The Wealth of Nations Summary

Adam Smith

The Wealth of Nations

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The Wealth of Nations Summary

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The Wealth of Nations is a seminal work of economic theory by the Scottish economist Adam Smith. It was published in 1776 and is one of the first treatises outlining the role and purpose of the free market.

Smith begins the book by telling us that his goal is to lay out why some nations are wealthier than other nations; it is not that other countries work harder or have better resources. For Adam Smith, the answer is free trade. Smith walks us through the foundation of money and the ways that money makes trade easier. With the barter system, we must wait to trade things that other people want; money removes that obstacle. This system works well, and the fewer regulations there are to impede this free trade system, the smoother the system is.

One of the central tenets of the treatise is a concept Smith calls “the invisible hand.” He suggests that the system of pricing and valuation reacts both directly and indirectly with governing bodies and these elements of the market interact. Buying and selling happen naturally and continue until the governing body steps in to regulate this system. When governments step out of regulation, the people who create products will always work to make the biggest profit. This spells success all around, because when business owners have the long view in mind, they will put out their best work. He gives the example of a butcher. If the butcher sells bad cuts of meat, his customers will not come back. He might make a profit in the short term, but in the long term, it is better to sell a good product for a price people are willing to pay.

Continuing with the invisible hand of the market ensures a prosperous system that works for the good of the majority. Smith acknowledges that some will become super rich, and some will stay poor, but for him, this is a logical price to pay for a thriving economic system. In order for freedom to prevail, and for the majority to pursue their happiness and goals, the system must allow for some measures of inequality.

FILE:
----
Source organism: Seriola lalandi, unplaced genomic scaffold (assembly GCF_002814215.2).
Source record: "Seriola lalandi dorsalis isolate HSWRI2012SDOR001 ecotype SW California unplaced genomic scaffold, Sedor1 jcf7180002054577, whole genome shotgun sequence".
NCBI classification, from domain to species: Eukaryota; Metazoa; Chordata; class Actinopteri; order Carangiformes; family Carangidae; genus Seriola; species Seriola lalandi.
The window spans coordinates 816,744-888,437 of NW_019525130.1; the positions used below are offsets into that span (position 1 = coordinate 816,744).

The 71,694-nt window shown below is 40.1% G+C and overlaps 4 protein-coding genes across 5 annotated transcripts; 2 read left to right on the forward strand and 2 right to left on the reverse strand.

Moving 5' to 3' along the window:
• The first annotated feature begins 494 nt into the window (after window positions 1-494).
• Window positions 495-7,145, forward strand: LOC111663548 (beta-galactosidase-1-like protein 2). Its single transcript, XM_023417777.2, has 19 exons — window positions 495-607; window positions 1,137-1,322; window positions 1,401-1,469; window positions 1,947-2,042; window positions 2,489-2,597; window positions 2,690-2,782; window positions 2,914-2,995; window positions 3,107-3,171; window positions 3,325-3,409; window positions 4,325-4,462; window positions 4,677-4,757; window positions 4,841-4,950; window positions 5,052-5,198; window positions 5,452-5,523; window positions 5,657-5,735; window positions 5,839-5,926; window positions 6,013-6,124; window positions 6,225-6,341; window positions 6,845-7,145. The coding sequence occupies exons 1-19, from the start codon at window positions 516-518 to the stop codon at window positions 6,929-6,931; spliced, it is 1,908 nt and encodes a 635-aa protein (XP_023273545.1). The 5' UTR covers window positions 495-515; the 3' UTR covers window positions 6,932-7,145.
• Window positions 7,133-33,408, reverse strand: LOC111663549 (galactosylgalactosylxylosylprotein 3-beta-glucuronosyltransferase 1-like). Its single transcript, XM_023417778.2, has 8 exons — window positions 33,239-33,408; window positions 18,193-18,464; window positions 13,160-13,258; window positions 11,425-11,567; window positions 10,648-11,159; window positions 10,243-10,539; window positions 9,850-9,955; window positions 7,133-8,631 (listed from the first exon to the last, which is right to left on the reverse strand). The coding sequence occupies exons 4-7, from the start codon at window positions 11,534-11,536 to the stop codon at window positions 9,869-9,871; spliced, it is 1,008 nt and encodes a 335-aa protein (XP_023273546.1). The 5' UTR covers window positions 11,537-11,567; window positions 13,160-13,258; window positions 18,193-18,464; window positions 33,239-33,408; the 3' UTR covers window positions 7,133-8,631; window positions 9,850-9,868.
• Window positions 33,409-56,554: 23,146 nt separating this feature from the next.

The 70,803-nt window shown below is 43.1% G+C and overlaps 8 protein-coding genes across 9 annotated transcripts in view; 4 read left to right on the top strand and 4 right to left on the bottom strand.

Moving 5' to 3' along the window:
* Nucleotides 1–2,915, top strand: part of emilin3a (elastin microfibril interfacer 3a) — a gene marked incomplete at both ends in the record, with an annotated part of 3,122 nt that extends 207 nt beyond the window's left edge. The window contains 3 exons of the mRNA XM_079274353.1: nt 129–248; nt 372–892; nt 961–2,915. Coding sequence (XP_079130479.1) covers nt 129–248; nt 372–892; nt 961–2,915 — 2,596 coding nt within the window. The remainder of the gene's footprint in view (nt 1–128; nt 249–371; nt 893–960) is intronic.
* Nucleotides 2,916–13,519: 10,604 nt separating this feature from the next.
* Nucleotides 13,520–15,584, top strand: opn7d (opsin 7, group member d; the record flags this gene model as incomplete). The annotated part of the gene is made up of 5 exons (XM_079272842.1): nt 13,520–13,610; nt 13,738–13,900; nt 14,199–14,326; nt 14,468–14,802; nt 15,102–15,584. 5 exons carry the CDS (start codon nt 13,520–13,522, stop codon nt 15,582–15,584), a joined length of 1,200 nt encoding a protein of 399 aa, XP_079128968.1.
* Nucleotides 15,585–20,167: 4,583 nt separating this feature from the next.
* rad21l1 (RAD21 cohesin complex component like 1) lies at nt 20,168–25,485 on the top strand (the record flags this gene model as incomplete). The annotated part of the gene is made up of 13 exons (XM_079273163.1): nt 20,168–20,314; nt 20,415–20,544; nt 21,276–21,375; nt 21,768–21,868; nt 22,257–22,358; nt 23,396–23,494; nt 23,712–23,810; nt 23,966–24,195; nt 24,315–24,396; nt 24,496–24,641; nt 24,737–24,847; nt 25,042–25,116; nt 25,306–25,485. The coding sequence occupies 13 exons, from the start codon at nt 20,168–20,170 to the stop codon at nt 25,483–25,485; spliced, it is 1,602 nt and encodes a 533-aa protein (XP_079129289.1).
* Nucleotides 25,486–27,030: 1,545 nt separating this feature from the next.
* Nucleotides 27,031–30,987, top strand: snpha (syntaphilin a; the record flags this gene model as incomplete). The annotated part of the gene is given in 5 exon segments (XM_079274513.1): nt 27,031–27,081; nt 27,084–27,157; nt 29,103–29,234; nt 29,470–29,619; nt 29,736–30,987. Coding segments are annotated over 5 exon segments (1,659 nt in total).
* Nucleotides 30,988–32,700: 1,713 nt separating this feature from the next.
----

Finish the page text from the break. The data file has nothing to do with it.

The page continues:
Smith wrote The Wealth of Nations in response to the prevailing economic theory of the time, mercantilism. Mercantilism stated that the economic system is a collection of winners and losers. For one country to get rich, it is necessary that another country be poor. Resources are limited and it is right and just to benefit your own country at the expense of another. This theory meant that countries tried hard to bring money and resources within their borders, but blocked free exchange so that money stayed inside. Countries would levy large tariffs on goods coming from outside countries, sometimes at the expense of their own long-term good.

Smith argues that free trade allows countries to import goods that are highly expensive to produce within their borders and export goods that are cheap to produce. Opening borders is better in the long term because the long-term cost of production is lower. We harm our own economic system by not allowing our people access to these better, cheaper products, and by disengaging with trade relationships that will ultimately benefit our economy.

He closes the book with a discussion about a few systems that should fall outside the realm of the free market. He mentions that institutions such as public schools and the police should be government run and regulated because their purpose is not profit but the public good. Smith believes in taxes and government institutions precisely for this reason. For the sake of public good, these kinds of public institutions should be under the jurisdiction of the government.

A major theme of the book is the concept of wealth building. Smith outlines the components of what he believes makes a successful economy. Those governments keep their hand off the market, which allows the consumers and producers to make the best decisions they can about goods. When the government tries to regulate the system, it removes producers from the responsibility of pursuing what is in their highest good. This, in turn, robs the economy of quality goods and ultimately stability.

Competition is the basis of Smith’s system. What drives producers to create products to the best of their ability is the competition of the market. This is a good thing even across borders. When countries close down competition, either through regulation or restricting trade, the invisible hand of the system is not free to balance itself.

Smith gives an example of wine in Scotland to illustrate this point. Scotland is ill-equipped to produce wine, and so limiting French wine imports ignores the positivity of competition and wastes the public’s money in the long run. Allowing French wine to be in competition with Scottish wine produces a better product and helps the Scottish economy eliminate the waste of attempting to produce something it cannot.

Many people view Smith’s book as a representation of the birth of free-market economics. While it is not without fault, modern free market economists point to its basic principles as a starting point for refining free market capitalism in modern day terms.